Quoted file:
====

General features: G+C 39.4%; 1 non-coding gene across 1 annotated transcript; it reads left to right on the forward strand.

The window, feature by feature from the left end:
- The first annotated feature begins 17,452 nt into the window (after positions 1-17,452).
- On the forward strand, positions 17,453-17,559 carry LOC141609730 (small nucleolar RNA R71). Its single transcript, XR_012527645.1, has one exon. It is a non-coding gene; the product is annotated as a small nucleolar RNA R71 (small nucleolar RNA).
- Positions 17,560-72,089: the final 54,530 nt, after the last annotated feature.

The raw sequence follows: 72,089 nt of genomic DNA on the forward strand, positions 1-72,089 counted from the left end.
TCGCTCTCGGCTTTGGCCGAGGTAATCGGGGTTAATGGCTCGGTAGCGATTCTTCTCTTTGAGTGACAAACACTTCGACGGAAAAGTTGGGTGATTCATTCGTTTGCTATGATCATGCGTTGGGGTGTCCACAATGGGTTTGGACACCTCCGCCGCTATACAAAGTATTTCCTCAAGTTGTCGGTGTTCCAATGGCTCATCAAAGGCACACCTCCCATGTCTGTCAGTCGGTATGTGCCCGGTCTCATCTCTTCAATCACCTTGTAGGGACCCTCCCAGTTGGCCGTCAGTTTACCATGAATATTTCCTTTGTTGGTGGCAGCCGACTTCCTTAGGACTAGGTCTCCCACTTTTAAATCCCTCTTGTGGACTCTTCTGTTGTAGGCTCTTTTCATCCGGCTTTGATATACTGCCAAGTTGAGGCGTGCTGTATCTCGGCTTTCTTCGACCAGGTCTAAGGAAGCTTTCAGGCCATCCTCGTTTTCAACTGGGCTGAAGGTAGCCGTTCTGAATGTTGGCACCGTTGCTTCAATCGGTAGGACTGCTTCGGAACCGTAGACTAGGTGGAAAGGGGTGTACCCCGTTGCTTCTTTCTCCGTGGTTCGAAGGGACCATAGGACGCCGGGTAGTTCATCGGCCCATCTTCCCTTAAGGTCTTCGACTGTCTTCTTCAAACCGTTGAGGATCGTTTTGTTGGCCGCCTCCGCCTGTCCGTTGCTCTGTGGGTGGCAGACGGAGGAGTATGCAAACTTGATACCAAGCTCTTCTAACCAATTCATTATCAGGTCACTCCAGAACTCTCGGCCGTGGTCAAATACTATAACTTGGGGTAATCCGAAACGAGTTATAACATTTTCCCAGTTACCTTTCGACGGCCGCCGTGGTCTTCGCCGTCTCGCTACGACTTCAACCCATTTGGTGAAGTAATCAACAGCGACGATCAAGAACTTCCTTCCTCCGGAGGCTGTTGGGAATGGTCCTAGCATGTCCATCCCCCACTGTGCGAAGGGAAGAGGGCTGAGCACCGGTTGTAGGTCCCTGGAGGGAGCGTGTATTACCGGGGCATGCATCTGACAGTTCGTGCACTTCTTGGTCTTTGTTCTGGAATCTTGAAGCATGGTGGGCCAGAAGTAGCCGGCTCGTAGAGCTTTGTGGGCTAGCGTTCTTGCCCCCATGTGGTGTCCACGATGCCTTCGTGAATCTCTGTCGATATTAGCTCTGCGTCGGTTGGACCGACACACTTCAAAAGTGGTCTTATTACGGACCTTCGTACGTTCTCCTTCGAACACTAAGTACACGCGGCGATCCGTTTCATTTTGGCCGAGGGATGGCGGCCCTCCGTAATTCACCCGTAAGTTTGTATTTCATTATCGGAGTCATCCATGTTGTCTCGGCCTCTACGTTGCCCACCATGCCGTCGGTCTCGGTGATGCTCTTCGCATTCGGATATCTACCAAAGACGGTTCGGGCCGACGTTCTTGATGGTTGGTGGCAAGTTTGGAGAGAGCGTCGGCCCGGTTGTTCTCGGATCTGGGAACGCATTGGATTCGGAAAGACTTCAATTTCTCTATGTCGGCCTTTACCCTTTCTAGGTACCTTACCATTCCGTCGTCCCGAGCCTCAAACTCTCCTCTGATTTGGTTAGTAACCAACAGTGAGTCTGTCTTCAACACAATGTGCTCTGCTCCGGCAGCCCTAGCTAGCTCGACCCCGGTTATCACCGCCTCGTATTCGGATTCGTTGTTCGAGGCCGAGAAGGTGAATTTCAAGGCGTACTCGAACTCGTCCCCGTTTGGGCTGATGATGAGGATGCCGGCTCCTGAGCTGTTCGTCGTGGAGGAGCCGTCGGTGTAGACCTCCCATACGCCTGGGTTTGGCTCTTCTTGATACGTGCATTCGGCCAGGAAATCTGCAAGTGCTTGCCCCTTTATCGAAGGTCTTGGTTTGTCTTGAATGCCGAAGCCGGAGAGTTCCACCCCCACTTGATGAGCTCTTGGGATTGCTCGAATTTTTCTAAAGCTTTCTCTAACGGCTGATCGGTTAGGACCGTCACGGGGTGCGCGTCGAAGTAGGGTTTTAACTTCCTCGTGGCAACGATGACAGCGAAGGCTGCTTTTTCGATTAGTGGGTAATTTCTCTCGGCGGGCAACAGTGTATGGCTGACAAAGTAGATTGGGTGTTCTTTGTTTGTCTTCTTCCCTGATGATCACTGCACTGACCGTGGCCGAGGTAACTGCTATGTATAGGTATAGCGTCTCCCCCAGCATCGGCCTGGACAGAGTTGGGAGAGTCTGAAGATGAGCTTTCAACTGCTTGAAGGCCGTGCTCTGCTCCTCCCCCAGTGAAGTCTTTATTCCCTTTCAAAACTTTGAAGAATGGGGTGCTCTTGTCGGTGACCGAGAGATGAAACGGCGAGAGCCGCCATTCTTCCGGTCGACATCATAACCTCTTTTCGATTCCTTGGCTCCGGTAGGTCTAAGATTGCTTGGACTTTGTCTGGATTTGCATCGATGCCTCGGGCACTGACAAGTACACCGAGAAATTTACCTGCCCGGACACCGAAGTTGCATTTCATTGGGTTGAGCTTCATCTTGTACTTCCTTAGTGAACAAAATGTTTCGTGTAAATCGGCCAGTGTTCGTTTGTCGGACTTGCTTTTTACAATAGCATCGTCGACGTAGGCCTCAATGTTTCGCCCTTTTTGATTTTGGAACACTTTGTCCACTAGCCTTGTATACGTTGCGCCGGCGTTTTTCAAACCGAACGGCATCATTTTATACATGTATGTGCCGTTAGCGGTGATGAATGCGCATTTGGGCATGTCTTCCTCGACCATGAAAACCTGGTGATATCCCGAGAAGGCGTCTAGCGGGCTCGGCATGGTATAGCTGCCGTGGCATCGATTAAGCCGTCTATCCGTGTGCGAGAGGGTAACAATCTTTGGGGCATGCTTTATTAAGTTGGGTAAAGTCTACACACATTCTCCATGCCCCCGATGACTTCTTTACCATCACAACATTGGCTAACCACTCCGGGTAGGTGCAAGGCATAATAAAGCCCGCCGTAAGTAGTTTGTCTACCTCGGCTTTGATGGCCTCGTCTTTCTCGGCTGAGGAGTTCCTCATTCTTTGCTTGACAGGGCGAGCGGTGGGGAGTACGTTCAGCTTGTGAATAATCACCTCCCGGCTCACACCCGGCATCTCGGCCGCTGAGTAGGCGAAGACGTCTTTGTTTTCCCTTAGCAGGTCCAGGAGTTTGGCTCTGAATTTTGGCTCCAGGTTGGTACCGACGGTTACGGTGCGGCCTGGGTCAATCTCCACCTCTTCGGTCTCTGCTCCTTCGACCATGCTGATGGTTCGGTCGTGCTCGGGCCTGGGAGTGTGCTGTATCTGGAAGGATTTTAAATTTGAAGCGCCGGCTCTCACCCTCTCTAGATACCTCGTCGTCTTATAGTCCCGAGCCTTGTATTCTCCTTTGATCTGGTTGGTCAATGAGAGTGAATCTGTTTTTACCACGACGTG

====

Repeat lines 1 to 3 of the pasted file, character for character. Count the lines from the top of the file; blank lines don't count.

General features: G+C 39.4%; 1 non-coding gene across 1 annotated transcript; it reads left to right on the forward strand.

The window, feature by feature from the left end:
- The first annotated feature begins 17,452 nt into the window (after positions 1-17,452).